Institutional setting continues to hinder DJF staff reform efforts
Age-old practices have slowly begun to shift at California’s Division of Juvenile Facilities (DJF) as staff experiment with common-sense reforms, such as positive reinforcement, limiting use of isolation, and providing access to outdoor recreational space. However, barriers towards sustainable reform will exist as long as youth are housed in outdated institutions. Physical facilities need to be replaced, lock-downs are commonplace, youth have difficulty expressing grievances, and the recent increase in “out-of-room” time is frequently spent watching T.V. Even with simple improvements, research demonstrates congregate facilities do not adequately provide rehabilitative services for youth in California, or nationwide.
As discussed in the Twenty-forth Report of the Special Master
, documenting the oversight of the Farrell lawsuit, the apparent culture-change is encouraging. The realization that reliance on punitive practices causes harm, even towards youth with particularly challenging behavioral issues, is being fostered by the implementation of the Integrated Behavioral Treatment Model (IBTM) at O.H. Close Youth Correctional Facility. While change has been sluggish over the past 9 years, it appears acceptance of this crucial component of the reform process is finally in the works. The Special Master noted staff’s surprise at “how quickly the RS [Reinforcement System] is changing youth behavior,” just by rewarding youth with items such as candy bars and shampoo bottles.
In addition to beginning to incorporate positive reinforcement, some improvements have been made to DJF’s physical conditions. This includes opening a recreation center at the O.H. Close and N.A. Chaderjian Youth Correctional Facility campus and replacing industrial furniture in the girls unit at Ventura Youth Correctional Facility to softer couches and round tables. It is refreshing to hear DJF discuss the value of creating “home-like” settings for these youth; however, DJF will still be unable to reach full compliance in this area due to the dilapidated conditions of many buildings. The Special Master explains,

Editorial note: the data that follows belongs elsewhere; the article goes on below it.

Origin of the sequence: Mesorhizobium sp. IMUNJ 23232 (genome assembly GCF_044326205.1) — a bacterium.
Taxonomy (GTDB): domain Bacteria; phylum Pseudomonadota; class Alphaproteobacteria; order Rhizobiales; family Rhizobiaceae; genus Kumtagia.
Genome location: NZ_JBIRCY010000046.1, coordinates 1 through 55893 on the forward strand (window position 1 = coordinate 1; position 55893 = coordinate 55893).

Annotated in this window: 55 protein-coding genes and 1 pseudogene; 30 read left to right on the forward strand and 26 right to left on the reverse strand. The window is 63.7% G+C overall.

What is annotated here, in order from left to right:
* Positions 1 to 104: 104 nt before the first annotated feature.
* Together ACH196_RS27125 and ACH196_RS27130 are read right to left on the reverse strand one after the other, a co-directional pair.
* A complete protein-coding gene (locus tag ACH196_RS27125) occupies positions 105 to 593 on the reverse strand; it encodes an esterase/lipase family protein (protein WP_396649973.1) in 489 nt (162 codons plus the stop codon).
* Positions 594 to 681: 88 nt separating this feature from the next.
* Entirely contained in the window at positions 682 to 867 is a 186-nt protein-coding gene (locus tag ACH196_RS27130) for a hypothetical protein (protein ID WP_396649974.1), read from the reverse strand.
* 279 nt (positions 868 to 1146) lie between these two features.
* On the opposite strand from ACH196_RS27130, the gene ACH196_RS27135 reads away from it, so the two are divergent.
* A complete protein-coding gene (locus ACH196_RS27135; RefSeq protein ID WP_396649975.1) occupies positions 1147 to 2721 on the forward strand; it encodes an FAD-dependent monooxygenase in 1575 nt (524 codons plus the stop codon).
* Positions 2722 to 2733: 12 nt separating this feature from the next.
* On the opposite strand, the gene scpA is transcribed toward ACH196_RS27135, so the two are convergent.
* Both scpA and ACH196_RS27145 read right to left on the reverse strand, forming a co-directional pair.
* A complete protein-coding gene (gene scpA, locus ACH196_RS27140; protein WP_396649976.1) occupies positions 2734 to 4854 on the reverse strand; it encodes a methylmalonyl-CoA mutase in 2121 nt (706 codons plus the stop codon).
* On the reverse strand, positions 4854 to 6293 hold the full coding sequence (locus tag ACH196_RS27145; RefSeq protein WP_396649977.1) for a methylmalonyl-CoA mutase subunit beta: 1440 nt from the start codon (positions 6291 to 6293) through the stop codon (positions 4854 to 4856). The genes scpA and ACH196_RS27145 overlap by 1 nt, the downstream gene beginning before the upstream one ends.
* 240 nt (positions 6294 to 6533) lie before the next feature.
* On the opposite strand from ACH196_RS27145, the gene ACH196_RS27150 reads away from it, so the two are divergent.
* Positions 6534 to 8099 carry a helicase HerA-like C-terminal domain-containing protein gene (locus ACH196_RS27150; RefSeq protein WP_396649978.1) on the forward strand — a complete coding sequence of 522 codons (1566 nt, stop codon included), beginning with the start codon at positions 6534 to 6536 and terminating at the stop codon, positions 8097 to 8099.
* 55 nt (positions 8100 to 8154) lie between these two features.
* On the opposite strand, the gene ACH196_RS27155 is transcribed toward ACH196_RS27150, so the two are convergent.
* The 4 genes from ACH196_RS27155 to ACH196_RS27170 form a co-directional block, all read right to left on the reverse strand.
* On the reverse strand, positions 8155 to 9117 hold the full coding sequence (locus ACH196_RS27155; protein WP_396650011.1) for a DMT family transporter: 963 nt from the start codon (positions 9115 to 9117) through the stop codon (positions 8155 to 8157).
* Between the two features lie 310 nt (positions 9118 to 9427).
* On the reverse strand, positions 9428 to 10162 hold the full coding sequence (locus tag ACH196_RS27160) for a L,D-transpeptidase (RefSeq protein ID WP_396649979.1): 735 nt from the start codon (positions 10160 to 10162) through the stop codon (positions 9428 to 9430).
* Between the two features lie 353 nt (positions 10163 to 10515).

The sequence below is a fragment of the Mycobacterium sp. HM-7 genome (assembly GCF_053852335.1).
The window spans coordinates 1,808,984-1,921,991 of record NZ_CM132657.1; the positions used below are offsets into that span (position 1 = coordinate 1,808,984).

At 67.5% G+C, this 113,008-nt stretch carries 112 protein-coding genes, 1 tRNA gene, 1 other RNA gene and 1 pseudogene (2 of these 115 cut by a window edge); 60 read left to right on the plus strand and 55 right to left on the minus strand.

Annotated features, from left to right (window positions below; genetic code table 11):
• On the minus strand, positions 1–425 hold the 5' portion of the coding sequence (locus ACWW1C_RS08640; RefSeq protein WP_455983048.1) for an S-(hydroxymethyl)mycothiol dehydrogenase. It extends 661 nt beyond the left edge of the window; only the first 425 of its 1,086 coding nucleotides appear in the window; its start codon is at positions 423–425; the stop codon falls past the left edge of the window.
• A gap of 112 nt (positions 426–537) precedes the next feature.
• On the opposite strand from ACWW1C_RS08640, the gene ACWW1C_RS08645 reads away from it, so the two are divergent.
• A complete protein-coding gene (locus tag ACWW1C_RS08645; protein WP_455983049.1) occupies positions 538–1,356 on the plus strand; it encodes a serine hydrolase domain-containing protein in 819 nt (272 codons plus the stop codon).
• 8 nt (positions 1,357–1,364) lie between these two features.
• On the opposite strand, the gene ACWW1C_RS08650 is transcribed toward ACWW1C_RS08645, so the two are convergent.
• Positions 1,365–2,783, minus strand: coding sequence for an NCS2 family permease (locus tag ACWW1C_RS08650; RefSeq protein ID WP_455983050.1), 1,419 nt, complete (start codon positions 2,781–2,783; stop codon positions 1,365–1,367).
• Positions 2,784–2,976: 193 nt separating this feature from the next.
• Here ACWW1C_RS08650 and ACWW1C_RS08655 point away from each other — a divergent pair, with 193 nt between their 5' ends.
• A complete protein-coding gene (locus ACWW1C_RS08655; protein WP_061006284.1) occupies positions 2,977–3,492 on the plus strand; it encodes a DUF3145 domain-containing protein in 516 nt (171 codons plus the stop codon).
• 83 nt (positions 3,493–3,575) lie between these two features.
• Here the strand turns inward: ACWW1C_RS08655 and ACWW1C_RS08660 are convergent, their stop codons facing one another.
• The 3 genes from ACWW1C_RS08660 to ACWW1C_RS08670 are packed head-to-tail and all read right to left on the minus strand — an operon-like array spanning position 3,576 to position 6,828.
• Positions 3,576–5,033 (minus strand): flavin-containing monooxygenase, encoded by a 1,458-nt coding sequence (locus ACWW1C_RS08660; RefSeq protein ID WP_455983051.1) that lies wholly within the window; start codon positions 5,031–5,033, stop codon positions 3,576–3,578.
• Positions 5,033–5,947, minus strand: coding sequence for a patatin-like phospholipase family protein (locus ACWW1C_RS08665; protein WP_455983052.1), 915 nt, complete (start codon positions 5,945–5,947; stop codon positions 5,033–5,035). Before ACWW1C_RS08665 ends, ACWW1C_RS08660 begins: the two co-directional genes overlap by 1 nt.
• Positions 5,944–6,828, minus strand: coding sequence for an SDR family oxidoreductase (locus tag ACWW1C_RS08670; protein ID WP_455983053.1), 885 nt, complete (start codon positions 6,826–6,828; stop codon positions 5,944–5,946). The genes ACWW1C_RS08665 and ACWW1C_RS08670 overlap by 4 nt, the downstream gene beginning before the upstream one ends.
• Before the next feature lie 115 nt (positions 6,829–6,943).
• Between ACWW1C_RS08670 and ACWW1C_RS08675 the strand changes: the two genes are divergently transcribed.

“with continuing uncertainties in the youth population and the state budget dilemma, it is unrealistic to expect any new facility to be constructed to replace the existing ones.”
After a nearly a decade and a population down to less than 800 youth, DJF has finally begun to make some culture shifts and reach “Substantial Compliance” in a majority of areas. However, these compliance ratings cannot be taken at face value. Safety and Welfare Remedial Plan expert Barry Krisberg cautions, the ratings “are not weighted relative to their difficulty and complexity in implementation and criticality to the reform efforts.” Furthermore,
“many of the audit items cover the creation of formal policies and procedures but not necessarily how well these new systems are actually working. It is the classic difference between evaluating laws on the books and laws in action [emphasis added].”
The ineffectiveness of confining youth to congregate care facilities is clear, with recidivism estimates nearing 60%, and leading research
in the field pointing to the negative long-term effects of youth incarceration, including reduced likelihood of high school graduation and employment. Rather than continuing to put a band-aid on this outdated model, the high-risk and high-needs youth currently housed at DJF deserve structured treatment-focused rehabilitation that can only occur in a therapeutic setting. It is time to break free from our unhealthy and historic dependence on institutionalizing youth to ensure smooth transitions back to their families and communities.
Posted in Blog, Correctional Institutions, Juvenile Justice
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